Using data from the year before the earthquake, and the two years after, they found that there was a neutral to positive impact on the children already in the schools. In particular, in the spring of 2010, each percentage point increase in refugee concentration was associated with 0.6%–0.7% of a standard deviation increase in reading test scores, 0.3%–0.4% of a standard deviation increase in maths test scores, and 0.2–0.6 percentage points fewer disciplinary incidents. They found that these results — neutral or slightly positive impacts — were consistent across sub-groups of students (by age, place of birth, race/ethnicity, spoken language, and socio-economic status). The researchers caution that these results are not necessarily generalisable, since, for example, Florida has one of the most equitable school funding distributions in the US and, with a substantial existing population of Haitian immigrants, may have systems and approaches in place that helped to mitigate any potential impact on local students.

Source: Unwelcome Guests? The Effects of Refugees on the Educational Outcomes of Incumbent Students (July 2019) Journal of Labor Economics

Does Girls Active lead to active girls?

A study published in the International Journal of Behavioral Nutrition and Physical Activity looks at the results of an intervention aimed at improving the activity levels of adolescent girls.

The randomised controlled trial by Deirdre Harrington and colleagues took place in 20 secondary schools in Leicester. Ten schools received Girls Active and ten schools continued with usual practice. Developed by the Youth Sport Trust, Girls Active is focused on providing a support framework to schools to review their physical activity, sport, and PE teaching to ensure they are relevant and attractive to all adolescent girls, but with a particular focus on 11–14 year olds. The programme includes a range of resources for schools, including self-evaluation, training, mentoring, and funding for developing school capacity.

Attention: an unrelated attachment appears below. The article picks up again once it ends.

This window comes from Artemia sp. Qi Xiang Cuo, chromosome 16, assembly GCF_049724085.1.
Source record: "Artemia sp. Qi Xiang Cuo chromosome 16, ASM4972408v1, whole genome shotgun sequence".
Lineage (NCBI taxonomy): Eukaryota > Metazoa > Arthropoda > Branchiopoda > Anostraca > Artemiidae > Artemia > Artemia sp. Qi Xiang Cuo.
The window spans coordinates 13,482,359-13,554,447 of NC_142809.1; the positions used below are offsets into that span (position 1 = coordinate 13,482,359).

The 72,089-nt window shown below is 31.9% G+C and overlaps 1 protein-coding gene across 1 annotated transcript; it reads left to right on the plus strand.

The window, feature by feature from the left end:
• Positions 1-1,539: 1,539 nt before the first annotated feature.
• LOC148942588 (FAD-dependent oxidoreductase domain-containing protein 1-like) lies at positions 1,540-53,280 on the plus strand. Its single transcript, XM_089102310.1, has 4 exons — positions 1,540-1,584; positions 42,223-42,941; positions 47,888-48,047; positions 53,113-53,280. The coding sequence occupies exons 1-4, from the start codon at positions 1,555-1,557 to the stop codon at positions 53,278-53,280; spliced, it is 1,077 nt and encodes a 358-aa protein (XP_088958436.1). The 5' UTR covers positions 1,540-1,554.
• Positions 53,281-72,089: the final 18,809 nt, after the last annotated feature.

In total, 1,752 girls aged 11-14 participated. The primary outcome measure (at baseline, 7 months, and 14 months) was moderate to vigorous physical activity (MVPA), as recorded on wrist-worn accelerometers. Secondary outcomes included overall physical activity, light physical activity, sedentary time, body composition, and psychosocial outcomes. The results showed small improvements in MVPA in comparison with control schools after 7 months, but none after 14 months. Subgroup analysis showed that the intervention was effective at 14 months in larger schools, but caused an MVPA decrease in smaller schools. There was no pattern in the secondary outcomes, and any differences were slight.